Office vacancies rising in Waterloo Region as businesses adapt to pandemic challenges
The shift to working from home is changing the landscape of Waterloo Region's downtown core.
More than a quarter of office spaces are currently vacant, and it could get worse.
'For Lease' signs have popped up in downtown Kitchener, including Duke Street, Charles Street and King Street.
Those are indicators of the rising office vacancy rate in the region.
Dean Mariani, a sales representative with the commercial real estate firm CBRE, said fourth quarter statistics from 2021 show 27.1 per cent of downtown office spaces in the tri-cities are empty. That's up from 22.2 per cent in the third quarter. That report can be found here.
The main factor is the shift away from physical workplaces.
"In the environment we're kinda working in, it was an opportunity to put your space in the market and see what happens," said Mariani.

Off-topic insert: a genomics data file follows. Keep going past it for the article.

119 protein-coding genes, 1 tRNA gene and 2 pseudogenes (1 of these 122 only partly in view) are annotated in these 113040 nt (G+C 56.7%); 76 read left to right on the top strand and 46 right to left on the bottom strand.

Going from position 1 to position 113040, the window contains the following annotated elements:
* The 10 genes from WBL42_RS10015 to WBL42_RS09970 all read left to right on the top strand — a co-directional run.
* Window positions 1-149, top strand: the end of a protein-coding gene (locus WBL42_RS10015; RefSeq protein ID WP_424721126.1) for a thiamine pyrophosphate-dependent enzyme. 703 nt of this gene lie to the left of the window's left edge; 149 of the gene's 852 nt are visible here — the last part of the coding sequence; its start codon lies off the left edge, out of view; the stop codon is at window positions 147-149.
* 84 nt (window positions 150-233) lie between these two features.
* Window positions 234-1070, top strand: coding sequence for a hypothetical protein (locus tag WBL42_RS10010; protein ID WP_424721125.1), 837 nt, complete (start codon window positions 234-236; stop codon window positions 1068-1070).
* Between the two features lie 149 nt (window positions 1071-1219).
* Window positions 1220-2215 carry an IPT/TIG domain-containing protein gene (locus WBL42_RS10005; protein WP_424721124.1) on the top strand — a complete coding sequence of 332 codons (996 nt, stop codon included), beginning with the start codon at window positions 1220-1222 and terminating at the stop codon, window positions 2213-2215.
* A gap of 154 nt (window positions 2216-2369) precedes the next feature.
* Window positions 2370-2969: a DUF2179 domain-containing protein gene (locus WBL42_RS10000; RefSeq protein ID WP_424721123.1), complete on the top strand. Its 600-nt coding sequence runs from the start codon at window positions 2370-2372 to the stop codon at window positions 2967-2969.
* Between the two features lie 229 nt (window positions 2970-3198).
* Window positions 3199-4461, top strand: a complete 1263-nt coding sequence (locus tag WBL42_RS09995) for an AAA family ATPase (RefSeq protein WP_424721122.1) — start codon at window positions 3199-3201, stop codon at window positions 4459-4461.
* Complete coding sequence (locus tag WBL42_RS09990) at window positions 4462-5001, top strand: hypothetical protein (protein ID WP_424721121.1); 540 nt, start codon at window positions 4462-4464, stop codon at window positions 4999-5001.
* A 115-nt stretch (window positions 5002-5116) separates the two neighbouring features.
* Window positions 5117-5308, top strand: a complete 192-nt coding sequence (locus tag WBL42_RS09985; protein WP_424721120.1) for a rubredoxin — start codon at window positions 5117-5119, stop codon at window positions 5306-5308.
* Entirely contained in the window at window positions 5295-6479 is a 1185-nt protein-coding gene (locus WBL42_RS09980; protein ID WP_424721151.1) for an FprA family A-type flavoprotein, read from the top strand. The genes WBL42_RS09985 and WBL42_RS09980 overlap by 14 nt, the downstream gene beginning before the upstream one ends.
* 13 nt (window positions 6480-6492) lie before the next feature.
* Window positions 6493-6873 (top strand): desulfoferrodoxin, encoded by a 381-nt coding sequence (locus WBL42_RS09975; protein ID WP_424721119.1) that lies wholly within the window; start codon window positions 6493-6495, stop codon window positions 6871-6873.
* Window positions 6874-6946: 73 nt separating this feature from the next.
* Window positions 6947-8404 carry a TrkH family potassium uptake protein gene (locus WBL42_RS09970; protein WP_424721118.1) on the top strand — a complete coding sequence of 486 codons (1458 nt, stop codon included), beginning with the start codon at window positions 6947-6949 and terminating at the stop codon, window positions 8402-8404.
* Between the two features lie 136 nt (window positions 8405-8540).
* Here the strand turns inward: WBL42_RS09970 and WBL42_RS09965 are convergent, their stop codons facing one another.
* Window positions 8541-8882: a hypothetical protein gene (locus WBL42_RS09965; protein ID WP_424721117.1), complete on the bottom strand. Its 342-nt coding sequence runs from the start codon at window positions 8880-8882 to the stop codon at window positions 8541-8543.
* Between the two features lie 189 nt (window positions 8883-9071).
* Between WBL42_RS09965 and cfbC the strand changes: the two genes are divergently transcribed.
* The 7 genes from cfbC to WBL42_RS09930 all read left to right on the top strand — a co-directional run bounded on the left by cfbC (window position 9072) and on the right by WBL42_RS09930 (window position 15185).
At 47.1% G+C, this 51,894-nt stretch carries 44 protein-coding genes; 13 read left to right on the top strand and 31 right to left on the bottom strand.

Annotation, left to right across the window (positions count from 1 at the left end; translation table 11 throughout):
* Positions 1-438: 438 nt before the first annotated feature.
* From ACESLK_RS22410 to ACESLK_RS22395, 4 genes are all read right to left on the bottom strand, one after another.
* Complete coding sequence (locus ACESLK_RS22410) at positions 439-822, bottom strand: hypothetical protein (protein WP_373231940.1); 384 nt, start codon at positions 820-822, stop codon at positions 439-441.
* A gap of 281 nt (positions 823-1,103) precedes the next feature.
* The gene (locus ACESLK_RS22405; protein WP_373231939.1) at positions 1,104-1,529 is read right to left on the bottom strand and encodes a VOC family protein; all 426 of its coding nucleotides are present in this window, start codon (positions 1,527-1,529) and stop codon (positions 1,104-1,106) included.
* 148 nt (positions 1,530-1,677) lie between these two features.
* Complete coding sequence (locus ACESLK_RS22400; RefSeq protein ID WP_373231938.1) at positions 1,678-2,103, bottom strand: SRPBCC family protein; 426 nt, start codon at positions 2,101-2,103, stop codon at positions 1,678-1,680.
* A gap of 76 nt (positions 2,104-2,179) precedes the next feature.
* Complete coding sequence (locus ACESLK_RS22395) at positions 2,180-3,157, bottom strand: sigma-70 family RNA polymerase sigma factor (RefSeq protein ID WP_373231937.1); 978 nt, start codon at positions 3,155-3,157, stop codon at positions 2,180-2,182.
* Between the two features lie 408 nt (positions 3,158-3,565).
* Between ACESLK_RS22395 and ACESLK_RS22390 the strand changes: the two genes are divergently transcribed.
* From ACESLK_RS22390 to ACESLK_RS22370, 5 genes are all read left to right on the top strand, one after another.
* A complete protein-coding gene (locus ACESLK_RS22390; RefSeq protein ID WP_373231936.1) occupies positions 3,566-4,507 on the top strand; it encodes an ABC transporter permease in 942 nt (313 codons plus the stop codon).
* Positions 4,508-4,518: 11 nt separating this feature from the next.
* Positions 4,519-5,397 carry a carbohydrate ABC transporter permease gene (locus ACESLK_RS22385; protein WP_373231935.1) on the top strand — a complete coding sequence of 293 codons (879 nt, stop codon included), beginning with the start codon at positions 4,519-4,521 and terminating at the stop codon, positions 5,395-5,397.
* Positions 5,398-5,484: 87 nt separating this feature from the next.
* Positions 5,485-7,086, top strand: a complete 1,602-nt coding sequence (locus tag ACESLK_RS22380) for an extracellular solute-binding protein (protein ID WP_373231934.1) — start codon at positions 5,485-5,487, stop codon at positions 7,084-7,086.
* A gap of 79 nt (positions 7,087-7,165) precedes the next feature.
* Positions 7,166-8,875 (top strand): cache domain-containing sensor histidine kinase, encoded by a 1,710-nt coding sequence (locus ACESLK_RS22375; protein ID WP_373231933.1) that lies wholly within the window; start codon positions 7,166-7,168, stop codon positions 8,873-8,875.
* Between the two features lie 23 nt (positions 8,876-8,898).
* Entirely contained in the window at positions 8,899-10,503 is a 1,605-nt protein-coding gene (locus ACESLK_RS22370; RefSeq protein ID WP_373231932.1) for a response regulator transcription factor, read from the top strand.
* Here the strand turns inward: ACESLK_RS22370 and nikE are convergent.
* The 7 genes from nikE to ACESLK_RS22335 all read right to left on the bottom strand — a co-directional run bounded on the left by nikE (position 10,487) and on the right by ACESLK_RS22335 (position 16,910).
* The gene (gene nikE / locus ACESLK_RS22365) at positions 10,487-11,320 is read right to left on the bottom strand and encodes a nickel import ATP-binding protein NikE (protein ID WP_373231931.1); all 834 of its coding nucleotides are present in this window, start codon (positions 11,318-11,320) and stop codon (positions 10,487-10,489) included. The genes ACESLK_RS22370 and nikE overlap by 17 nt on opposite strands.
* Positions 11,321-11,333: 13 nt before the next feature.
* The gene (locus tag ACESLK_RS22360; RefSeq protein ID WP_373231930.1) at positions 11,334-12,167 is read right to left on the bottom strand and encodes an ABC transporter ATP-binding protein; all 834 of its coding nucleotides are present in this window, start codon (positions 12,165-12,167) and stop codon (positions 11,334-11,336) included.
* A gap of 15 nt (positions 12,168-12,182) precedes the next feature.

The transition to a remote workplace was seamless for some local businesses.
"We made the decision pretty early on, once everyone went remote and it seemed to be working really well," said Tim Peckover, the Manager of Marketing for Smile.io.
The customer loyalty software company, which was formerly based in downtown Kitchener, switched to remote work back in April 2020. They decided to sublease their office before finally moving out in July 2021.
"It was simple because we had the tools already in place for the remote team that we had," said Peckover.
Now that they've made the move, Peckover said Smile.io can now grow beyond the confines of a permanent office.
"Only headquarters in Kitchener and an office space didn't make sense with the global footprint that we wanted to have," he explained.
Mariani said the trend of tech companies subleasing contributes in part to why the region has the second highest vacancy rate behind Calgary, according to the markets surveyed.
Still, the decision to let go of an office space can be a difficult one.
Don Bowman, CEO of the Kitchener software company Agilicus, said he may consider letting their lease expire in September now that all 12 of their employees are working from home.
"I would prefer not to do that, but at the same time, I have a duty to my shareholders and we're not making good use of capital," Bowman said.
Agilicus plans to reassess their situation in the coming weeks.